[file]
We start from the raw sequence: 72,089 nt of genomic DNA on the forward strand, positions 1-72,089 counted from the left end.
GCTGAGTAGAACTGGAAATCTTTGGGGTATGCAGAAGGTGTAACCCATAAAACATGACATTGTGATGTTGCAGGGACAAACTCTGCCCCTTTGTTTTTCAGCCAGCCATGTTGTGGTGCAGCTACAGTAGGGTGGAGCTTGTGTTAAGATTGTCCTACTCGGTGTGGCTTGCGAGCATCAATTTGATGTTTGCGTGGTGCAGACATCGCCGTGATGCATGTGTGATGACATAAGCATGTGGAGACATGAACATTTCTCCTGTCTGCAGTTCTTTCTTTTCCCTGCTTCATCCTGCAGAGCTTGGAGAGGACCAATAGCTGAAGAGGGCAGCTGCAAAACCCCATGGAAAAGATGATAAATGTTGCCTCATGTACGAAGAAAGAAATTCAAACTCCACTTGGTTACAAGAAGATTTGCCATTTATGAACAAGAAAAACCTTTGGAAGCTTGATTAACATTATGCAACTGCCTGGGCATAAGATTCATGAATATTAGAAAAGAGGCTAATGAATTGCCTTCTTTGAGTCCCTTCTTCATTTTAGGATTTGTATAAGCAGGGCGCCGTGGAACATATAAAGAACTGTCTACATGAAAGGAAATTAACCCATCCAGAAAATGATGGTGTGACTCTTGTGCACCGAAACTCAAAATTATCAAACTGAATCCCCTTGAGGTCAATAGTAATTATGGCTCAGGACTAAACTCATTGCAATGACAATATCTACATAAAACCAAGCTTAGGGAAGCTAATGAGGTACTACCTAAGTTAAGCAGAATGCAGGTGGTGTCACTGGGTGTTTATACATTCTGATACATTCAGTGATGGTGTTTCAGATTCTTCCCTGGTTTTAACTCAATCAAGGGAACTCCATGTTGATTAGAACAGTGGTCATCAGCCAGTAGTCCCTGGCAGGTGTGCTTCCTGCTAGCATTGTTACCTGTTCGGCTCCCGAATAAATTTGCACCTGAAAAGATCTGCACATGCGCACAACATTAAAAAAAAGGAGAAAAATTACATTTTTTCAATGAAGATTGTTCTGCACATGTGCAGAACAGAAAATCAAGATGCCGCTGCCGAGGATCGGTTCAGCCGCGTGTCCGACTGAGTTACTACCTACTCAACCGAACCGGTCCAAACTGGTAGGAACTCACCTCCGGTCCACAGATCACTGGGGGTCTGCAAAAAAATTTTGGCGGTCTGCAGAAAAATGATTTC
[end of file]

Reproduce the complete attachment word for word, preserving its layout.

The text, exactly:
We start from the raw sequence: 72,089 nt of genomic DNA on the forward strand, positions 1-72,089 counted from the left end.
GCTGAGTAGAACTGGAAATCTTTGGGGTATGCAGAAGGTGTAACCCATAAAACATGACATTGTGATGTTGCAGGGACAAACTCTGCCCCTTTGTTTTTCAGCCAGCCATGTTGTGGTGCAGCTACAGTAGGGTGGAGCTTGTGTTAAGATTGTCCTACTCGGTGTGGCTTGCGAGCATCAATTTGATGTTTGCGTGGTGCAGACATCGCCGTGATGCATGTGTGATGACATAAGCATGTGGAGACATGAACATTTCTCCTGTCTGCAGTTCTTTCTTTTCCCTGCTTCATCCTGCAGAGCTTGGAGAGGACCAATAGCTGAAGAGGGCAGCTGCAAAACCCCATGGAAAAGATGATAAATGTTGCCTCATGTACGAAGAAAGAAATTCAAACTCCACTTGGTTACAAGAAGATTTGCCATTTATGAACAAGAAAAACCTTTGGAAGCTTGATTAACATTATGCAACTGCCTGGGCATAAGATTCATGAATATTAGAAAAGAGGCTAATGAATTGCCTTCTTTGAGTCCCTTCTTCATTTTAGGATTTGTATAAGCAGGGCGCCGTGGAACATATAAAGAACTGTCTACATGAAAGGAAATTAACCCATCCAGAAAATGATGGTGTGACTCTTGTGCACCGAAACTCAAAATTATCAAACTGAATCCCCTTGAGGTCAATAGTAATTATGGCTCAGGACTAAACTCATTGCAATGACAATATCTACATAAAACCAAGCTTAGGGAAGCTAATGAGGTACTACCTAAGTTAAGCAGAATGCAGGTGGTGTCACTGGGTGTTTATACATTCTGATACATTCAGTGATGGTGTTTCAGATTCTTCCCTGGTTTTAACTCAATCAAGGGAACTCCATGTTGATTAGAACAGTGGTCATCAGCCAGTAGTCCCTGGCAGGTGTGCTTCCTGCTAGCATTGTTACCTGTTCGGCTCCCGAATAAATTTGCACCTGAAAAGATCTGCACATGCGCACAACATTAAAAAAAAGGAGAAAAATTACATTTTTTCAATGAAGATTGTTCTGCACATGTGCAGAACAGAAAATCAAGATGCCGCTGCCGAGGATCGGTTCAGCCGCGTGTCCGACTGAGTTACTACCTACTCAACCGAACCGGTCCAAACTGGTAGGAACTCACCTCCGGTCCACAGATCACTGGGGGTCTGCAAAAAAATTTTGGCGGTCTGCAGAAAAATGATTTC